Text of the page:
While Sorry Day 2008 brought the long-awaited public recognition by government of past
mistakes, there is still conflict within the Christian Churches about how to best achieve
Reconciliation. There are those who want to revitalise Australian Christianity by an injection of
Aboriginal spirituality and others who call this a new form of colonisation. There are those who
say that Aboriginal peoples have the right to a distinct status and culture, which helps maintain
and strengthen the identity and spiritual and cultural practices of their communities.
There are so many questions that remain to be answered and a long journey still to be taken

In recent decades different religious traditions in Australia have had a growing appreciation of
Aboriginal spirituality and have become involved in supporting the movement for reconciliation.
The Catholic Church
In 1967 the Catholic Church and representatives of the Australian Council of Churches were
among the most prominent leaders of the campaign for the referendum to grant Aboriginal
Australians citizenship
Pope John Paul II visited Alice Springs in 1986 and stressed the need for justice for indigenous
people
Caritas, the Catholic aid agency, have a number of programs established to assist indigenous
Australians
The Catholic Bishops Conference established a commission concerned with relations between
Aboriginal communities and the Church
Pope Benedict has encouraged Australian leaders to address the causes of indigenous
peoples disadvantage
Aboriginal spiritual practices have been incorporated into services
The Anglican Church
The 1998 General Synod expressed support for Reconciliation
Provides funding for the National Aboriginal and Torres Strait Islander Ecumenical Commission
(NATSIEC)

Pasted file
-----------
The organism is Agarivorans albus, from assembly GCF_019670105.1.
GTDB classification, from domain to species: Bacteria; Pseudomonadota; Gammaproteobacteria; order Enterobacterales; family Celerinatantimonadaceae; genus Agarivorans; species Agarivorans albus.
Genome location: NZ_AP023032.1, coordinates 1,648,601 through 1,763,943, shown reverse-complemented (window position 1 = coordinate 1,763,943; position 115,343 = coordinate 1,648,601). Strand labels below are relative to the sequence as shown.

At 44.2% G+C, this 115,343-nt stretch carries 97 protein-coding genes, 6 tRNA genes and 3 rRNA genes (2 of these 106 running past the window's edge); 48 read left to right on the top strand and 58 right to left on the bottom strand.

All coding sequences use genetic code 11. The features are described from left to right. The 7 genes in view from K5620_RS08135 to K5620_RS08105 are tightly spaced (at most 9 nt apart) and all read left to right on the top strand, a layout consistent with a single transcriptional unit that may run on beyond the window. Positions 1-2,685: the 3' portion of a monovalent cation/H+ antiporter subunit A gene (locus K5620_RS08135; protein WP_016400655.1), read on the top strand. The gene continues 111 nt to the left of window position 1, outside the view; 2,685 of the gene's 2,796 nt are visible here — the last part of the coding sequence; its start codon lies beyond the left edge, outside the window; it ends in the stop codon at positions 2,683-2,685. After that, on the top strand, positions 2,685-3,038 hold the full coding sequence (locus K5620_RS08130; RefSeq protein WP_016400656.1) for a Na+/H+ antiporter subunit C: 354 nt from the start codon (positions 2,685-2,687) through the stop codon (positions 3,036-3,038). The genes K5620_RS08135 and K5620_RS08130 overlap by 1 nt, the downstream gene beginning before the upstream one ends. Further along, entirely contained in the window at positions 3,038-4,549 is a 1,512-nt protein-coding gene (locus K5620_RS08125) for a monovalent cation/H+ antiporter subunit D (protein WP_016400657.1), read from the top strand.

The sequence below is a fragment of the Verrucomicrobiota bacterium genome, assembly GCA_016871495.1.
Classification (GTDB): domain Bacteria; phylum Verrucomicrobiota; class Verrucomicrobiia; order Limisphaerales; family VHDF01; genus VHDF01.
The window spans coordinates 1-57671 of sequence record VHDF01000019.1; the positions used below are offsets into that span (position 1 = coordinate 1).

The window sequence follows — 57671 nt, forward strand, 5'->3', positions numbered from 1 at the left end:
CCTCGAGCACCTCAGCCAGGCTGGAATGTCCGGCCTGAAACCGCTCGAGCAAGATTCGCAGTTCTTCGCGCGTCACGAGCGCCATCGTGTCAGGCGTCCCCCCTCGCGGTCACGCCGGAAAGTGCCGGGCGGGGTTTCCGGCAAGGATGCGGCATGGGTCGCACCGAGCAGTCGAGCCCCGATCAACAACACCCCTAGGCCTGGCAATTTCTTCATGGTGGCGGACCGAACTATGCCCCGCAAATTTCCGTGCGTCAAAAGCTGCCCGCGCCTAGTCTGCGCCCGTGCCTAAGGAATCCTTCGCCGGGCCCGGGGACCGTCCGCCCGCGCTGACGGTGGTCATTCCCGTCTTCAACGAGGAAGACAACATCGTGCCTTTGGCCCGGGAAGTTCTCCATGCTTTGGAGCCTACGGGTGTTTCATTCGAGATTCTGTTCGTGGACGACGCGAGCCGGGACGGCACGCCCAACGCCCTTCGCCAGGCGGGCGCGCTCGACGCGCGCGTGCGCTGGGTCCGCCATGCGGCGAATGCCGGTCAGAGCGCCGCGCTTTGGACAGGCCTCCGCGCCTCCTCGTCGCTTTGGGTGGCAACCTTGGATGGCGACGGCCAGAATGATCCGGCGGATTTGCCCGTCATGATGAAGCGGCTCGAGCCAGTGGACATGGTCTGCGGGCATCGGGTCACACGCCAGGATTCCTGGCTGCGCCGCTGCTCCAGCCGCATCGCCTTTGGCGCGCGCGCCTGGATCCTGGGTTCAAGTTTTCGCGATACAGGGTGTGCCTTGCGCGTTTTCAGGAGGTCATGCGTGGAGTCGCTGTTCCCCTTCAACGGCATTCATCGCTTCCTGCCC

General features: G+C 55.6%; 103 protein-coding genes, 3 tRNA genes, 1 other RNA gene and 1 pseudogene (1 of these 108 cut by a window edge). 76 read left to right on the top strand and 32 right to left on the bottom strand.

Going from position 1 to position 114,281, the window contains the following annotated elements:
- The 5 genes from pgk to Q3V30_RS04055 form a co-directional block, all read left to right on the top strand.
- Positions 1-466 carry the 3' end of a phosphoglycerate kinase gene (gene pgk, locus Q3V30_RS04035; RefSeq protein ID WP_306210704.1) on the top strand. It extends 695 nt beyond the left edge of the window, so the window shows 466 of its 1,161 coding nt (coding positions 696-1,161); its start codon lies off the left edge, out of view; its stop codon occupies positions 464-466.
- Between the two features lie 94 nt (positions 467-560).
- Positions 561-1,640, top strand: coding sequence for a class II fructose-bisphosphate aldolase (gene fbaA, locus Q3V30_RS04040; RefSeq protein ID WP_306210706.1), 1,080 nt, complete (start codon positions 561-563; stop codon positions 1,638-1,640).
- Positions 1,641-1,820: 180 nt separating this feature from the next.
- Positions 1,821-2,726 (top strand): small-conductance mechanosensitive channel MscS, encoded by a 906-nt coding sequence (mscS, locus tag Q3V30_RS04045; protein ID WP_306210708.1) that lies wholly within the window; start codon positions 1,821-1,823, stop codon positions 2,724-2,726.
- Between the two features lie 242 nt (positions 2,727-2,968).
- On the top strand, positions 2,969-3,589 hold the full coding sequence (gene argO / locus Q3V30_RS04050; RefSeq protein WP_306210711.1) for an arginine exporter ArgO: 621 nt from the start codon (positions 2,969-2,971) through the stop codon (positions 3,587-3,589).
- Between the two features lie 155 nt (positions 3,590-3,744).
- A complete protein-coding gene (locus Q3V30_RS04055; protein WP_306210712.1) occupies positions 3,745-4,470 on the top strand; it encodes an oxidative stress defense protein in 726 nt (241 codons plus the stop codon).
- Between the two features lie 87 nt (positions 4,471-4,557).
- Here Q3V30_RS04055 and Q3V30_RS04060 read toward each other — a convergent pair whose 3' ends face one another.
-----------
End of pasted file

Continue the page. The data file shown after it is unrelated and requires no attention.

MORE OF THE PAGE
Anglicare and the Anglican Board of Missionaries formed the Anglican Reconciliation Working
Group which provides important services and support to Aboriginal communities
Various parishes are acknowledging traditional owners, developing plans for parishes on
sacred sites and are translating materials into local languages
Religious training for indigenous people has been provided in the Northern Territory
The Uniting Church
In 1994 the Uniting Church National Assembly made a formal apology to indigenous
Australians for the policies of the past
The Uniting Aboriginal and Islander Christian Congress works with indigenous people to
promote healing and reparation
Islam
Long history of interaction with indigenous people
The Australian Federation of Islamic Councils and Muslim leaders have made a number of
statements supporting Reconciliation
High profile indigenous figures have endorsed Islam as supportive of indigenous people (eg
Anthony Mundine) over 1000 indigenous Australians are followers of Islam
Judaism
The Jewish community has strongly supported the Week of Prayer for Aboriginal Reconciliation
The lead lawyer for the Mabo case was Jewish and represented the attitude of many Jews on
the issue of reconciliation
In 1998, Jewish groups voiced their support for the Wik decision
In 2006, the Executive Council of Australian Jewry affirmed the importance of Reconciliation,
called on the government to reduce disadvantages faced by indigenous people and called on
Jews to support national Reconciliation events

Resource: Living Religion 4th edition